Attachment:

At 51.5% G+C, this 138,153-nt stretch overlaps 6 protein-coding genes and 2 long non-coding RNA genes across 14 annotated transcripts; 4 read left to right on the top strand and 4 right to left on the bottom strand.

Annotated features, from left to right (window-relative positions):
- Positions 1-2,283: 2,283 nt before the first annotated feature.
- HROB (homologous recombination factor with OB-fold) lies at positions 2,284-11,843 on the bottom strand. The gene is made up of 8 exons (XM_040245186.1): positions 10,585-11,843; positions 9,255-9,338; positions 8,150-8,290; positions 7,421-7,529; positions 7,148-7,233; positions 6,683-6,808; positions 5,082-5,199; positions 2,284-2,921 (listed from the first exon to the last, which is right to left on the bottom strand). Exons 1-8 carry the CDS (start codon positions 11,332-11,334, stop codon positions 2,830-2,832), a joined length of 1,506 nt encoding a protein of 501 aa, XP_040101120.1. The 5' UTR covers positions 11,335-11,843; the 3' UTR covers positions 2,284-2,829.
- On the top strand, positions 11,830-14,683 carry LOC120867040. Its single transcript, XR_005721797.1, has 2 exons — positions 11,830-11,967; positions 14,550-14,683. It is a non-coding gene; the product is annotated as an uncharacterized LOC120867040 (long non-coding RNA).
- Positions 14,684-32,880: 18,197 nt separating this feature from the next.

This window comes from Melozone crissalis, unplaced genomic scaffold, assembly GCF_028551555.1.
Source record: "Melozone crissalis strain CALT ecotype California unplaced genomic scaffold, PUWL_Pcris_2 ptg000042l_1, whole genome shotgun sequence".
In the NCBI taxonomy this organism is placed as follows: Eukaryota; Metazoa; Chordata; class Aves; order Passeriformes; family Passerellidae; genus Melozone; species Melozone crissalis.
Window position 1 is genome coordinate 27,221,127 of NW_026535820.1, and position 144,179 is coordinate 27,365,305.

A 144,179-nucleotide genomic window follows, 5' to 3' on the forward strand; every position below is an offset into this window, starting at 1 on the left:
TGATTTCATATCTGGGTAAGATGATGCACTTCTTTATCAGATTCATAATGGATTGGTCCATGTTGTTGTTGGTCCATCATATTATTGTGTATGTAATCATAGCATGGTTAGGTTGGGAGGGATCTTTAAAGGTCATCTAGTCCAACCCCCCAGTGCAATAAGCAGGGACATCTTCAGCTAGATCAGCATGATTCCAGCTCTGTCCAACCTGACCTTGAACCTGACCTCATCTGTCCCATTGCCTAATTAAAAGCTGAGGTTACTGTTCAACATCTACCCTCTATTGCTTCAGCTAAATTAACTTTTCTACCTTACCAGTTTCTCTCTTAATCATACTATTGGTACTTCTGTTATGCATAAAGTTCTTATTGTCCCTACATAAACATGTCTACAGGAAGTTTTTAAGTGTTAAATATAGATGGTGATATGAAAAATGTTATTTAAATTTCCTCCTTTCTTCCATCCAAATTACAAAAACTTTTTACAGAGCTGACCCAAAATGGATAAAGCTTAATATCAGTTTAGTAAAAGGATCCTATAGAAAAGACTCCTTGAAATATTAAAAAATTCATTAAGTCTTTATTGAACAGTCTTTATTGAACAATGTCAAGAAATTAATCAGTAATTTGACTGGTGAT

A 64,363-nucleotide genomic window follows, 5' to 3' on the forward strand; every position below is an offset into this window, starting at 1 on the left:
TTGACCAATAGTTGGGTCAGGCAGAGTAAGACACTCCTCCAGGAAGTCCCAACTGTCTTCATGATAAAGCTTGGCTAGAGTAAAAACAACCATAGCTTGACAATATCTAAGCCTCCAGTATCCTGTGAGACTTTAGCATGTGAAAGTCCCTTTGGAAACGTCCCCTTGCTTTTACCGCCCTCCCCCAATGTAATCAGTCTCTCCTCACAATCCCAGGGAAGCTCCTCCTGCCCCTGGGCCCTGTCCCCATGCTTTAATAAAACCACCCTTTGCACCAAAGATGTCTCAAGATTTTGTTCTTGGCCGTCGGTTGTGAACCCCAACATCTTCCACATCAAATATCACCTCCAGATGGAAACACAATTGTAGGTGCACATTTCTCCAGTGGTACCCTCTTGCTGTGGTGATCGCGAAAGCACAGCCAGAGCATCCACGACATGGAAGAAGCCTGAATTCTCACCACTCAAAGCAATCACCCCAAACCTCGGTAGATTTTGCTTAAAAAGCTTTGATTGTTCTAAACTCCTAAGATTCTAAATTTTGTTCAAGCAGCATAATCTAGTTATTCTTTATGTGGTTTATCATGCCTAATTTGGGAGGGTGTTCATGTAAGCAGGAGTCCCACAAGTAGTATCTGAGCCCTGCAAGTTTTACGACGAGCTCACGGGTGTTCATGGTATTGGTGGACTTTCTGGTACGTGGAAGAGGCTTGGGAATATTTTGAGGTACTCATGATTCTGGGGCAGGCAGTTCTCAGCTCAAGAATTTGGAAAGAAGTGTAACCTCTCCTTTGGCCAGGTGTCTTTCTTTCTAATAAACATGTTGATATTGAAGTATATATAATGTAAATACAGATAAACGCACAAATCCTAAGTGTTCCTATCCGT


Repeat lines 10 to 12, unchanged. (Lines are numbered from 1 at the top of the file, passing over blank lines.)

Window position 1 is genome coordinate 27,221,127 of NW_026535820.1, and position 144,179 is coordinate 27,365,305.

A 144,179-nucleotide genomic window follows, 5' to 3' on the forward strand; every position below is an offset into this window, starting at 1 on the left:
TGATTTCATATCTGGGTAAGATGATGCACTTCTTTATCAGATTCATAATGGATTGGTCCATGTTGTTGTTGGTCCATCATATTATTGTGTATGTAATCATAGCATGGTTAGGTTGGGAGGGATCTTTAAAGGTCATCTAGTCCAACCCCCCAGTGCAATAAGCAGGGACATCTTCAGCTAGATCAGCATGATTCCAGCTCTGTCCAACCTGACCTTGAACCTGACCTCATCTGTCCCATTGCCTAATTAAAAGCTGAGGTTACTGTTCAACATCTACCCTCTATTGCTTCAGCTAAATTAACTTTTCTACCTTACCAGTTTCTCTCTTAATCATACTATTGGTACTTCTGTTATGCATAAAGTTCTTATTGTCCCTACATAAACATGTCTACAGGAAGTTTTTAAGTGTTAAATATAGATGGTGATATGAAAAATGTTATTTAAATTTCCTCCTTTCTTCCATCCAAATTACAAAAACTTTTTACAGAGCTGACCCAAAATGGATAAAGCTTAATATCAGTTTAGTAAAAGGATCCTATAGAAAAGACTCCTTGAAATATTAAAAAATTCATTAAGTCTTTATTGAACAGTCTTTATTGAACAATGTCAAGAAATTAATCAGTAATTTGACTGGTGAT